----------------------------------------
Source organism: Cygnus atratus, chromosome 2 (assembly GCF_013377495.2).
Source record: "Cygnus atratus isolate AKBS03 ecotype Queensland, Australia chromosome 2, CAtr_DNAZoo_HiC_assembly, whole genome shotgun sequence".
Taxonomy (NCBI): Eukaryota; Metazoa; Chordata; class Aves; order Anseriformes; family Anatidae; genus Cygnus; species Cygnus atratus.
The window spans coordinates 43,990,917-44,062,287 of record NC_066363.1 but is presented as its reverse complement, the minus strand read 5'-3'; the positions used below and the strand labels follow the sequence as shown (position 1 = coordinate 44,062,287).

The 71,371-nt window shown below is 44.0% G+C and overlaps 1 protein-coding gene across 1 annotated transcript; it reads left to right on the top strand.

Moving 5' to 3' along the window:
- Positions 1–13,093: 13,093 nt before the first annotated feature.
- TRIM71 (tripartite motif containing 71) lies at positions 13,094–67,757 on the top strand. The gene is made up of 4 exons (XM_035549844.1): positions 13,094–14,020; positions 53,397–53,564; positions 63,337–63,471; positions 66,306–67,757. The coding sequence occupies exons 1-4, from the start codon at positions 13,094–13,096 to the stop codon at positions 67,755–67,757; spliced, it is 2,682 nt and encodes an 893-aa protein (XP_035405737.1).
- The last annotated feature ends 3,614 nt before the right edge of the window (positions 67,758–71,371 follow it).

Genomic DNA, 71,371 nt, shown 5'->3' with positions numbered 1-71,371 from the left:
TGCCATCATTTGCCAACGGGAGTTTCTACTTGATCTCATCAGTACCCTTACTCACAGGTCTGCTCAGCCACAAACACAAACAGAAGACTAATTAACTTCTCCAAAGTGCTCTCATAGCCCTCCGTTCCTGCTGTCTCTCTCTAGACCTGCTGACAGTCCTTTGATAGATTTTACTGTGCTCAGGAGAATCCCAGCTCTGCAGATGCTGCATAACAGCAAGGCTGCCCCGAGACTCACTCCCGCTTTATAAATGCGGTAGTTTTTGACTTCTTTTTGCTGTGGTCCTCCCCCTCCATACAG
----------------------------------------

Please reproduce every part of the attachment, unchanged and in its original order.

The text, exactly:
Source organism: Cygnus atratus, chromosome 2 (assembly GCF_013377495.2).
Source record: "Cygnus atratus isolate AKBS03 ecotype Queensland, Australia chromosome 2, CAtr_DNAZoo_HiC_assembly, whole genome shotgun sequence".
Taxonomy (NCBI): Eukaryota; Metazoa; Chordata; class Aves; order Anseriformes; family Anatidae; genus Cygnus; species Cygnus atratus.
The window spans coordinates 43,990,917-44,062,287 of record NC_066363.1 but is presented as its reverse complement, the minus strand read 5'-3'; the positions used below and the strand labels follow the sequence as shown (position 1 = coordinate 44,062,287).

The 71,371-nt window shown below is 44.0% G+C and overlaps 1 protein-coding gene across 1 annotated transcript; it reads left to right on the top strand.

Moving 5' to 3' along the window:
- Positions 1–13,093: 13,093 nt before the first annotated feature.
- TRIM71 (tripartite motif containing 71) lies at positions 13,094–67,757 on the top strand. The gene is made up of 4 exons (XM_035549844.1): positions 13,094–14,020; positions 53,397–53,564; positions 63,337–63,471; positions 66,306–67,757. The coding sequence occupies exons 1-4, from the start codon at positions 13,094–13,096 to the stop codon at positions 67,755–67,757; spliced, it is 2,682 nt and encodes an 893-aa protein (XP_035405737.1).
- The last annotated feature ends 3,614 nt before the right edge of the window (positions 67,758–71,371 follow it).

Genomic DNA, 71,371 nt, shown 5'->3' with positions numbered 1-71,371 from the left:
TGCCATCATTTGCCAACGGGAGTTTCTACTTGATCTCATCAGTACCCTTACTCACAGGTCTGCTCAGCCACAAACACAAACAGAAGACTAATTAACTTCTCCAAAGTGCTCTCATAGCCCTCCGTTCCTGCTGTCTCTCTCTAGACCTGCTGACAGTCCTTTGATAGATTTTACTGTGCTCAGGAGAATCCCAGCTCTGCAGATGCTGCATAACAGCAAGGCTGCCCCGAGACTCACTCCCGCTTTATAAATGCGGTAGTTTTTGACTTCTTTTTGCTGTGGTCCTCCCCCTCCATACAG